Are higher medical claims the price being paid for not wearing motorcycle helmets? An insurance industry study says it is.
To wear or not to wear...a choice granted to Michiganâ??s motorcyclists by state legislators last year. A study from the Highway Loss Data Institute claims that freedom comes with a price. Two years prior to the change, the average insurance payment for a motorcycle injury was $5,410. Since the law came into effect, it increased 34 percent to $7,257, according to the institute.
"Losses of the few kind of pay for the many," says Scott Reddinger, a personalized account manager for VAST. "If claims continue to increase the way the report is showing, then that does end up affecting all auto ownersâ?? premiums."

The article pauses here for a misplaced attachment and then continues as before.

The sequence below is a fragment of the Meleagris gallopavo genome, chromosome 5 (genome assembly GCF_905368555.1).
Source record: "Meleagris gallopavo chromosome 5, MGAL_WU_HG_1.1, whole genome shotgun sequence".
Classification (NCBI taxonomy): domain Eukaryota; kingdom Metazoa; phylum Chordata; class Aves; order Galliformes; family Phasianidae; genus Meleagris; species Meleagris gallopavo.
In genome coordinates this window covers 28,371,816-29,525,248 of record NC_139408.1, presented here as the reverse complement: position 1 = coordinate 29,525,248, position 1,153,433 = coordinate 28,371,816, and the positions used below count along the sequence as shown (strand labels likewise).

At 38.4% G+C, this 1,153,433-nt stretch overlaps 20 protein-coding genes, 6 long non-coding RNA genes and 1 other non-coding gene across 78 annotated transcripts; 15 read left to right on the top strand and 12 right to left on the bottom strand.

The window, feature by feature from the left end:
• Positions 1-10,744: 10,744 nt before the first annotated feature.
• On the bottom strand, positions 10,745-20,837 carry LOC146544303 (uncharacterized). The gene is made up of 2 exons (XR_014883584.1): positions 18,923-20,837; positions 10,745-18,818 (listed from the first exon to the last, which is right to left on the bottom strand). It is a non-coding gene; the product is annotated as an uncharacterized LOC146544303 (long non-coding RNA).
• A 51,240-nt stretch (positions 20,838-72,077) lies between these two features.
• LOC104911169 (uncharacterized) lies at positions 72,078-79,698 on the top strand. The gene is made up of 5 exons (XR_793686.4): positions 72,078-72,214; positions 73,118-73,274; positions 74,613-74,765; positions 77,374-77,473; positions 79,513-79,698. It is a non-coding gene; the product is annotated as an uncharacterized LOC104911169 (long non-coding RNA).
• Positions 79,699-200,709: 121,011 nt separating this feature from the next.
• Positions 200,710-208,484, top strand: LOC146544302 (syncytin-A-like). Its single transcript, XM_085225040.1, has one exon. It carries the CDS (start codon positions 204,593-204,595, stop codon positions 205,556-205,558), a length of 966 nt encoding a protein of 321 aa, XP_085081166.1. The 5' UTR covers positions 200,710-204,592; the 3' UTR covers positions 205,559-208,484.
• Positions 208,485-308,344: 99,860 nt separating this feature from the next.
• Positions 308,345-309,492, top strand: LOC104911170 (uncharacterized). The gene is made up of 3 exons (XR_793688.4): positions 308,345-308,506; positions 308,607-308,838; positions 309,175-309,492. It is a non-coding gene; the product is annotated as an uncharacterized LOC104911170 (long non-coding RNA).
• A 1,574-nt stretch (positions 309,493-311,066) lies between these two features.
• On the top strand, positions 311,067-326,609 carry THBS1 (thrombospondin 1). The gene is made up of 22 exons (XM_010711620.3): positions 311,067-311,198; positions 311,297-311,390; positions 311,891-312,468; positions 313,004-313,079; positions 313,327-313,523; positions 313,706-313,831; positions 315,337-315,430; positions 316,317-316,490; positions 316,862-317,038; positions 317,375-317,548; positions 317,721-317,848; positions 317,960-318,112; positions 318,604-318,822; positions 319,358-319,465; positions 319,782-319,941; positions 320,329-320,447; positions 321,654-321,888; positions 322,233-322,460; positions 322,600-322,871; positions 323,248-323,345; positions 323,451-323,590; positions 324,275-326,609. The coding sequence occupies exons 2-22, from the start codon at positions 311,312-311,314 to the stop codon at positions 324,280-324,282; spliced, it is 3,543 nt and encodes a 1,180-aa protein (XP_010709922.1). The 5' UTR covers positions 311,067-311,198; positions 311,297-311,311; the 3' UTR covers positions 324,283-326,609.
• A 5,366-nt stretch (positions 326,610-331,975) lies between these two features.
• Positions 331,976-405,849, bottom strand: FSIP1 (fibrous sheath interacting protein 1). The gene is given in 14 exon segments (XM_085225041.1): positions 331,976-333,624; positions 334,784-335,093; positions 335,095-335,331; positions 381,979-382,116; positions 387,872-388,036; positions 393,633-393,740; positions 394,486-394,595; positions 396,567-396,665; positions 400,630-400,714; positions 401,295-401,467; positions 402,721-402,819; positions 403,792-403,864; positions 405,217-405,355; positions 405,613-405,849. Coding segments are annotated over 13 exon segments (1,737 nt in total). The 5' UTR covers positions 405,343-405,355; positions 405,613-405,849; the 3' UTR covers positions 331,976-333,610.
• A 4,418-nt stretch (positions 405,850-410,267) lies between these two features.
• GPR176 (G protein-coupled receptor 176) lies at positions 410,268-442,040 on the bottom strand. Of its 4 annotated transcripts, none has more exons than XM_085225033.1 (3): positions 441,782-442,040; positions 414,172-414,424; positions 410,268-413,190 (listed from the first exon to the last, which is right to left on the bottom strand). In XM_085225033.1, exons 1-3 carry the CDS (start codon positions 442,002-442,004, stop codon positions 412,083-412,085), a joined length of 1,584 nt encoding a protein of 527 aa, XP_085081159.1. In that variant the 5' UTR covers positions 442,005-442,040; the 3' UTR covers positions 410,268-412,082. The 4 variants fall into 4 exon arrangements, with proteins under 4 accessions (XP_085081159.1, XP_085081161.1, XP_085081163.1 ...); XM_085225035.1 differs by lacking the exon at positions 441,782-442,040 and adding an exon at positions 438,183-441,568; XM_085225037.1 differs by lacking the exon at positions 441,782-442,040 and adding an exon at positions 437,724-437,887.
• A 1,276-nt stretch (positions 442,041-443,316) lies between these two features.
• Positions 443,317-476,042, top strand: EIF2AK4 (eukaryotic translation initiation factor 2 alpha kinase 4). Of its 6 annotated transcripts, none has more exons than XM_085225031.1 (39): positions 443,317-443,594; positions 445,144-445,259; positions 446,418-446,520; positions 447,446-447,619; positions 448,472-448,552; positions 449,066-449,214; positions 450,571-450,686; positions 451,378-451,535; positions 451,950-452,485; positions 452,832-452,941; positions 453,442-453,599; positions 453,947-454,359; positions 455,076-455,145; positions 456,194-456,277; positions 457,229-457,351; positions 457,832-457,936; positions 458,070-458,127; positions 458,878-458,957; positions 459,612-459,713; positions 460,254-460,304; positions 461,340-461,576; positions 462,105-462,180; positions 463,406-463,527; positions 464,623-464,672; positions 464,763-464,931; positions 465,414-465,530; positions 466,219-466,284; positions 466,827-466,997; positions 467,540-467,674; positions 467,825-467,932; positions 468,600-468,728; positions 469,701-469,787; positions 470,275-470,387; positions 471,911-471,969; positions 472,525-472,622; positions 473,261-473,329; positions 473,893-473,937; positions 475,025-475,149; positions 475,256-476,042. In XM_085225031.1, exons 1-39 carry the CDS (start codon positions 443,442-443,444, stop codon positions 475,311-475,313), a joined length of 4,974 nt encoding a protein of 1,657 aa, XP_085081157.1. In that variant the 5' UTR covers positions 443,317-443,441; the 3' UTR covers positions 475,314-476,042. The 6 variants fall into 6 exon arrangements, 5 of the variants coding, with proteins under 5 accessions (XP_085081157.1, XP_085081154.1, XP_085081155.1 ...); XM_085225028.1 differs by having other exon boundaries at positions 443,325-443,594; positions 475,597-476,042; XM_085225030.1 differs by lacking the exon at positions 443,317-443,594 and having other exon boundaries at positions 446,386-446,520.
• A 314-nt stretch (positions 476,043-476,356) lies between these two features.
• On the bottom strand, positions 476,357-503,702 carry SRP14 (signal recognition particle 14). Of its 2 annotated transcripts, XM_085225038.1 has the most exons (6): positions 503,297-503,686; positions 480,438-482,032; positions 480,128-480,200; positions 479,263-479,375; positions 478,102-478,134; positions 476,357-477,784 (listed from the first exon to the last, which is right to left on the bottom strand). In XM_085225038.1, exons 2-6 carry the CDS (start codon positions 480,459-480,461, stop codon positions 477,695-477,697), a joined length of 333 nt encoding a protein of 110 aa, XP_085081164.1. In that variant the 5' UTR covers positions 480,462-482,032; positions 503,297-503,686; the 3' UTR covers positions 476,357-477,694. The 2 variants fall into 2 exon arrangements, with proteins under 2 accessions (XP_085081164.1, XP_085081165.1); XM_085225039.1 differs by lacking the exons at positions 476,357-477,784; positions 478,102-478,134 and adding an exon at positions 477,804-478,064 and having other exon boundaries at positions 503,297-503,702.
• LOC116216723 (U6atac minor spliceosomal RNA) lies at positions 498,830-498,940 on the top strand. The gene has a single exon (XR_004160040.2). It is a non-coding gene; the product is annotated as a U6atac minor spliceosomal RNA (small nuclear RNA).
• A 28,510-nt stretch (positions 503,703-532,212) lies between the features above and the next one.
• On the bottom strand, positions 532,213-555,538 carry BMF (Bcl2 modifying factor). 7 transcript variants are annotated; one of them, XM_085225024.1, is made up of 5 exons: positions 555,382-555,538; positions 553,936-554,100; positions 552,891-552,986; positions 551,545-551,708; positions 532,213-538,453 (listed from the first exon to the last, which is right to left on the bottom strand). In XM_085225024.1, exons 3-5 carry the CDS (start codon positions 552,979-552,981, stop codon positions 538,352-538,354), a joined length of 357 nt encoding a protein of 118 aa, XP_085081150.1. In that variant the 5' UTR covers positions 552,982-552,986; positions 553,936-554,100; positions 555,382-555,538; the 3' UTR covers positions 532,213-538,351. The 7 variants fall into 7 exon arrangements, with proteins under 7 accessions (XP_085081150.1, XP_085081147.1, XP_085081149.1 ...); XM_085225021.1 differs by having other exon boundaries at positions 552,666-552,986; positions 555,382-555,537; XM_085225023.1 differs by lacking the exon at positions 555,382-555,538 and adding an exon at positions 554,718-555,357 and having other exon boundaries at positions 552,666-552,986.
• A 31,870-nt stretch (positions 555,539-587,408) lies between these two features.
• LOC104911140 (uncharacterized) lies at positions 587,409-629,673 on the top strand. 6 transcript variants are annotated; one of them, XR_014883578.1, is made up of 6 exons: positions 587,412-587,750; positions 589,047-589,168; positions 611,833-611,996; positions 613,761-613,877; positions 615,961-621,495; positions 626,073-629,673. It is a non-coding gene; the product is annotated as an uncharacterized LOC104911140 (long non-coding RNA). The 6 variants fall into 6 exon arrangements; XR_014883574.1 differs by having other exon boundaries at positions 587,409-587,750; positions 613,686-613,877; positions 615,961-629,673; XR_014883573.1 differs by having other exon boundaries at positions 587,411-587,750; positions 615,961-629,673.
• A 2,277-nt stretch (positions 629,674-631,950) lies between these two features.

So far Upper Michiganâ??s costs remain stable.
"I think that's due to a few factors; one being that we have a shortened season for motorcycles. Also, it's only been a year since we've had this law in effect so we haven't really seen a large increase in claims," Reddinger says.
To ride without a helmet in Michigan, you must be 21 or over, have two years riding experience, and motorcycle medical insurance. Bald Eagle Harley-Davidson in Marquette says since the law change, helmet sales have increased.